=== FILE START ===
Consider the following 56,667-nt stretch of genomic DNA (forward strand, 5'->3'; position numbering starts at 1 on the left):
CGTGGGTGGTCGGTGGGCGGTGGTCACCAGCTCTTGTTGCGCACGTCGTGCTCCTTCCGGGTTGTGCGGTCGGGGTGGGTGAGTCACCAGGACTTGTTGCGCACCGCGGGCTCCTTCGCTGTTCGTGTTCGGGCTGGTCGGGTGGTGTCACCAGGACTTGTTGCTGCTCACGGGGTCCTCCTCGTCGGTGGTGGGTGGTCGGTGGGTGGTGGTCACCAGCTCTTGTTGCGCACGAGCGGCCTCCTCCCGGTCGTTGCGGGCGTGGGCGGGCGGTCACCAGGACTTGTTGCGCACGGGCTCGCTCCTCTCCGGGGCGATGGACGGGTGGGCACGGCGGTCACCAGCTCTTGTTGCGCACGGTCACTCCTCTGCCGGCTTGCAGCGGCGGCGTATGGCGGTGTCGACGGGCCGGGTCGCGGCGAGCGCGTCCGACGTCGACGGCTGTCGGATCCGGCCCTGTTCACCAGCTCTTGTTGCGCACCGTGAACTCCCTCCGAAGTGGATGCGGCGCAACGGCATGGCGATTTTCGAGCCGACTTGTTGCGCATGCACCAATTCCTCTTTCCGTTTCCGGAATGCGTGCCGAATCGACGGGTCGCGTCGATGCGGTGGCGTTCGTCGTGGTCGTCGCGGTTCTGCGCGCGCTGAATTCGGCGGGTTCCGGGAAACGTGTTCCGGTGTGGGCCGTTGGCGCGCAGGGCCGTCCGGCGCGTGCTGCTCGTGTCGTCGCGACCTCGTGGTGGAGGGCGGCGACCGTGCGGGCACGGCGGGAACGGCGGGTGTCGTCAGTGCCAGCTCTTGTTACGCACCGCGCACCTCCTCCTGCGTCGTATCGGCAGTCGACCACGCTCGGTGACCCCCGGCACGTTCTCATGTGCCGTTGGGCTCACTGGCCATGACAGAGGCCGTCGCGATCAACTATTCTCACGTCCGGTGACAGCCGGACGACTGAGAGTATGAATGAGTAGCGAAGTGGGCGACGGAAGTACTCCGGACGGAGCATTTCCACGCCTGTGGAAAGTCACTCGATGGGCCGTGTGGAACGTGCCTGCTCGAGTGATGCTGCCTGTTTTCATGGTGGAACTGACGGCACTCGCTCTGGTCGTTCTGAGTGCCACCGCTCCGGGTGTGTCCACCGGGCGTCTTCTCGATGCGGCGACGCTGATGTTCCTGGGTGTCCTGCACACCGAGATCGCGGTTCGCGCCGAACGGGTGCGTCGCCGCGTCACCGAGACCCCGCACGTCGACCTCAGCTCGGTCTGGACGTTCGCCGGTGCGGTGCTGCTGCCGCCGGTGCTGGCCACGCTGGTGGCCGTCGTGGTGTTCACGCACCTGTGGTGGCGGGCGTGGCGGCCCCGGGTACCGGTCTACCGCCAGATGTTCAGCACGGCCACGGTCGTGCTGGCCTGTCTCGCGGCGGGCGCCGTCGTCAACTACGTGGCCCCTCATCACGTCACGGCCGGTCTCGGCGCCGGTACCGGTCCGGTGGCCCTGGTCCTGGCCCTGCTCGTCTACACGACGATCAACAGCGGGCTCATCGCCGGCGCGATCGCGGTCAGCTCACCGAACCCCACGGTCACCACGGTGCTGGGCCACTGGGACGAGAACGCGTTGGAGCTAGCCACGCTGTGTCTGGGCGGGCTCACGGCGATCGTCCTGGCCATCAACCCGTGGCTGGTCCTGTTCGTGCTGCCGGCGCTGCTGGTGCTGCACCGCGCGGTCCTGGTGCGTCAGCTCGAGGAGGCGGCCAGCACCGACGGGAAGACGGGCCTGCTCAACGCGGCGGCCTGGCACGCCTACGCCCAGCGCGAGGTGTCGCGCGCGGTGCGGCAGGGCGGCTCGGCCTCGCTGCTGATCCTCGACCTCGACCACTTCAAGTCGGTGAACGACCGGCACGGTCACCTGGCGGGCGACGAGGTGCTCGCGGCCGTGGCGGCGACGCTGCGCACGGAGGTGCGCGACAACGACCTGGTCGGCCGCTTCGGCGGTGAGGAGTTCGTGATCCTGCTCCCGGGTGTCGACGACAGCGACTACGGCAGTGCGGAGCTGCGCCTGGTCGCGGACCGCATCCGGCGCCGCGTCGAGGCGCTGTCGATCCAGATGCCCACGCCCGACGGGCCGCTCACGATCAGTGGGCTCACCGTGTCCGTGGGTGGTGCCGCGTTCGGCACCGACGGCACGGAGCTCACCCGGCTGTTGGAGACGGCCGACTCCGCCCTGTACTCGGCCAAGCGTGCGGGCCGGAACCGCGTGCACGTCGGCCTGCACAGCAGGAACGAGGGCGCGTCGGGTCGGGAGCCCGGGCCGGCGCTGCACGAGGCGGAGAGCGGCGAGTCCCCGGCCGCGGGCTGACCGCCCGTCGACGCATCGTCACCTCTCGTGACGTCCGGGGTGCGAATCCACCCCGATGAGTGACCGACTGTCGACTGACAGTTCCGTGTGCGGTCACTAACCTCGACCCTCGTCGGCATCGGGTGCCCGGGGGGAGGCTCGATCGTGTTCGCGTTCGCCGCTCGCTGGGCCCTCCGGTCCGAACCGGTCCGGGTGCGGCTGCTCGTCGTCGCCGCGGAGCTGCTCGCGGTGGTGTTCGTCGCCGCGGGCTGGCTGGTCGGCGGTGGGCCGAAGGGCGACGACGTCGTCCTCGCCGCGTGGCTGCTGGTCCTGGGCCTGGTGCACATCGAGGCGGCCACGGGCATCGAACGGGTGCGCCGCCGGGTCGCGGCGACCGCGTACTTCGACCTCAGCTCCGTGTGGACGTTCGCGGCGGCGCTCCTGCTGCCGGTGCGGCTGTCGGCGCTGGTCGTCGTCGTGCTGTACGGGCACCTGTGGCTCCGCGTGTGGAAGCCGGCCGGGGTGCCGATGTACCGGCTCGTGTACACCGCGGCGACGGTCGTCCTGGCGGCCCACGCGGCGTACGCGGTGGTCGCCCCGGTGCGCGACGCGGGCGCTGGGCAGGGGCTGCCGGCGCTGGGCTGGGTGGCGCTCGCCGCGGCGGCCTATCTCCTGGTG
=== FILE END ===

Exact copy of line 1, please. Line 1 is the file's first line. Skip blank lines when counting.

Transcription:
Consider the following 56,667-nt stretch of genomic DNA (forward strand, 5'->3'; position numbering starts at 1 on the left):